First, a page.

For example, Asda in Byker is a stone's throw from Heaton Park, Asda Dundee is near Drumgeith Park, and its Cardiff Supercentre is a stroll from Long Wood Nature Reserve.
We asked Asda's press office if you have to buy anything to ride the bus. The answer's no, but the drivers do ensure passengers get on and off at the supermarket.
Most timetables are not online, so you need to call the customer service desk for info.
- Three tricks to track down top free events near you, eg, crafts and holiday camps. The web is a goldmine of free activities near you. Organisations from councils to churches to woodland schemes lay on free days out. So every summer, I set up an ultimate Google Calendar of all the free events near us. Here are a few tips to find them them:
I) Download the Hoop app. This clever free app helps you discover events nearby. You can filter by 'free', and it shows recommended ages, so you can easily spot suitable freebies at a glance. It also lets you search by distance from your postcode.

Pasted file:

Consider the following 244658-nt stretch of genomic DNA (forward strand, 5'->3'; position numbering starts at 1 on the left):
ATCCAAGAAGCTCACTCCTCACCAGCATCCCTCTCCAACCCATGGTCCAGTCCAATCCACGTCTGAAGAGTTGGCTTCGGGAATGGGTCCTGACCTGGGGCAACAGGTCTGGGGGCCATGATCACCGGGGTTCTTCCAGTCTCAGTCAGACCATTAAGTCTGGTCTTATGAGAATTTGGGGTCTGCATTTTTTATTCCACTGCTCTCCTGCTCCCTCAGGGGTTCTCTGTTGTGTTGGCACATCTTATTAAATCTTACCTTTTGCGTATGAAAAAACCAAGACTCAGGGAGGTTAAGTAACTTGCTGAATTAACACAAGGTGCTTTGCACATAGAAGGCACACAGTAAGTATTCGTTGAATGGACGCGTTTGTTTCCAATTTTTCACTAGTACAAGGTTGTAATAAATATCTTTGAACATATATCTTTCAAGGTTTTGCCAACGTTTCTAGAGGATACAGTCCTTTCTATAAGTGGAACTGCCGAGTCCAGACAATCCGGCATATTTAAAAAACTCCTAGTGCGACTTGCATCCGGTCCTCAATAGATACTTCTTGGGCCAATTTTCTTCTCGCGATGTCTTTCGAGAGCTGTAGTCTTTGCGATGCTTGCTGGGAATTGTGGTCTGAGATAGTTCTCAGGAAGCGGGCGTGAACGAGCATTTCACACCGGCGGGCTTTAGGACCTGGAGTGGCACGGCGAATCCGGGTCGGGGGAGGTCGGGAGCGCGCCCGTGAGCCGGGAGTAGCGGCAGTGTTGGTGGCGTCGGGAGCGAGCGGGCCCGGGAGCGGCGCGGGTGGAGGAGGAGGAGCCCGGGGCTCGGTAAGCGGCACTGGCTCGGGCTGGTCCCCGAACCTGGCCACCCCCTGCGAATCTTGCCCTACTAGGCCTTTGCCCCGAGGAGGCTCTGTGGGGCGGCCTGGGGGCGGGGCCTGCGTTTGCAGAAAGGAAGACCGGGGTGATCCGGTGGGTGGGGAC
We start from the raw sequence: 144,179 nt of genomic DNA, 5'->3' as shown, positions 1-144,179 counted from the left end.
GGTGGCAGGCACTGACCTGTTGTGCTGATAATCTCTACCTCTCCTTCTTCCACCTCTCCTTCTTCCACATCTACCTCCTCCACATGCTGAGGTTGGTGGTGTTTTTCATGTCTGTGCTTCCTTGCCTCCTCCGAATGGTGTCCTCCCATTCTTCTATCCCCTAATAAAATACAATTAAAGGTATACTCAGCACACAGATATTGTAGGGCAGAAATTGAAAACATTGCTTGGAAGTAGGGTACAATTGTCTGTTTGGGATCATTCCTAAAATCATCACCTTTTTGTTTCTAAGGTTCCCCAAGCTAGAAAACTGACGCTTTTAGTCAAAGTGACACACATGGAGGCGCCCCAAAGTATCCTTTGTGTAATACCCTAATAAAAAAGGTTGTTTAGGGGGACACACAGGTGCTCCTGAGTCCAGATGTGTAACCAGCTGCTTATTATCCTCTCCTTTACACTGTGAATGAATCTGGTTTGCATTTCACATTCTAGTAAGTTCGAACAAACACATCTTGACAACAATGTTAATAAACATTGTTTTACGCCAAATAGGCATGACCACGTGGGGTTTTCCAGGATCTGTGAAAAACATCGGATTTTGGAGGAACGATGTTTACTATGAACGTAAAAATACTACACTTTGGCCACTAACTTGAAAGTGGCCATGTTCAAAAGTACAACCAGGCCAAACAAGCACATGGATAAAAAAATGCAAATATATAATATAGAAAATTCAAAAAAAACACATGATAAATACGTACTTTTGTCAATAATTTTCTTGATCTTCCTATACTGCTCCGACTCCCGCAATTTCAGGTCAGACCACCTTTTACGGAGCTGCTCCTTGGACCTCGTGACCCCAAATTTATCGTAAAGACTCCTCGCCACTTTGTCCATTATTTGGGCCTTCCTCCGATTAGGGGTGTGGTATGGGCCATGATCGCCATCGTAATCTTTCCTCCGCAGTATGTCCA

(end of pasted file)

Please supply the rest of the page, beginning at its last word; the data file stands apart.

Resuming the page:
2) Scour Facebook for events. 'Like' the pages of every local library, museum, wildlife trust, country park, children's centre and fire station. Then scroll down to events on the left-hand side of their pages. A quick squiz through my local ones found free outdoor cinema screenings, space-themed crafts, and a week's church holiday camp.
3) Search on Eventbrite. This is another events site that can come up trumps. Filter by 'family and education' and 'free' – it will generate a list of top happenings near you. This one's good for older kids too, for example, we found a fashion design taster session at a college.
- Got a printer? Make use of free colouring pages and treasure hunts. One of my kids' favourite activities is choosing free colouring pages to print off online ("PRIINNNTING, mummy! PRIINNNTING!"). Check out GetColouringPages and SuperColouring for thousands of options.